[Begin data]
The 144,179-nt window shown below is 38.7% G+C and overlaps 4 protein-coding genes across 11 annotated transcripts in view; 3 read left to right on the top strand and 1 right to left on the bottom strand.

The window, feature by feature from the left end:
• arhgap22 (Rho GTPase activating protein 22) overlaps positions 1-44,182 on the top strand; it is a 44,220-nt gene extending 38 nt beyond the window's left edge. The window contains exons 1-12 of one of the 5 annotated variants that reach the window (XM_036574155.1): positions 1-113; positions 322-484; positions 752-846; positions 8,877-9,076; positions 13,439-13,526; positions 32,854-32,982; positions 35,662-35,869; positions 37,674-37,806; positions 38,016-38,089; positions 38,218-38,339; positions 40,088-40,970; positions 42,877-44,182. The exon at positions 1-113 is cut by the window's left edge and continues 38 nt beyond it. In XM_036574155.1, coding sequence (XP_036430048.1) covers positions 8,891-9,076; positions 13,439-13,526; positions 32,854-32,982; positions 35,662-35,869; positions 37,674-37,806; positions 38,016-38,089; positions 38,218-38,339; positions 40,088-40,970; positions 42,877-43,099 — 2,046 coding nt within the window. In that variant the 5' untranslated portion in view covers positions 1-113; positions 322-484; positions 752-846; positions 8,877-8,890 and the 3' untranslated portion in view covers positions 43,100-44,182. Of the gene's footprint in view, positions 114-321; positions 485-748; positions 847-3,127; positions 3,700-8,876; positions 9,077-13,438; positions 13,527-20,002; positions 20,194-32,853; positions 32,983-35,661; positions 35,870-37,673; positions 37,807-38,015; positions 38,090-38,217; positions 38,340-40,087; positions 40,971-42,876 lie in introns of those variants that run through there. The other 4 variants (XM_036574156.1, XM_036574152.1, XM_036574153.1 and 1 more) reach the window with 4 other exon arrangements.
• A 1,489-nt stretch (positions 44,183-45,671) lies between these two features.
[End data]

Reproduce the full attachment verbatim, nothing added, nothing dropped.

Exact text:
The 144,179-nt window shown below is 38.7% G+C and overlaps 4 protein-coding genes across 11 annotated transcripts in view; 3 read left to right on the top strand and 1 right to left on the bottom strand.

The window, feature by feature from the left end:
• arhgap22 (Rho GTPase activating protein 22) overlaps positions 1-44,182 on the top strand; it is a 44,220-nt gene extending 38 nt beyond the window's left edge. The window contains exons 1-12 of one of the 5 annotated variants that reach the window (XM_036574155.1): positions 1-113; positions 322-484; positions 752-846; positions 8,877-9,076; positions 13,439-13,526; positions 32,854-32,982; positions 35,662-35,869; positions 37,674-37,806; positions 38,016-38,089; positions 38,218-38,339; positions 40,088-40,970; positions 42,877-44,182. The exon at positions 1-113 is cut by the window's left edge and continues 38 nt beyond it. In XM_036574155.1, coding sequence (XP_036430048.1) covers positions 8,891-9,076; positions 13,439-13,526; positions 32,854-32,982; positions 35,662-35,869; positions 37,674-37,806; positions 38,016-38,089; positions 38,218-38,339; positions 40,088-40,970; positions 42,877-43,099 — 2,046 coding nt within the window. In that variant the 5' untranslated portion in view covers positions 1-113; positions 322-484; positions 752-846; positions 8,877-8,890 and the 3' untranslated portion in view covers positions 43,100-44,182. Of the gene's footprint in view, positions 114-321; positions 485-748; positions 847-3,127; positions 3,700-8,876; positions 9,077-13,438; positions 13,527-20,002; positions 20,194-32,853; positions 32,983-35,661; positions 35,870-37,673; positions 37,807-38,015; positions 38,090-38,217; positions 38,340-40,087; positions 40,971-42,876 lie in introns of those variants that run through there. The other 4 variants (XM_036574156.1, XM_036574152.1, XM_036574153.1 and 1 more) reach the window with 4 other exon arrangements.
• A 1,489-nt stretch (positions 44,183-45,671) lies between these two features.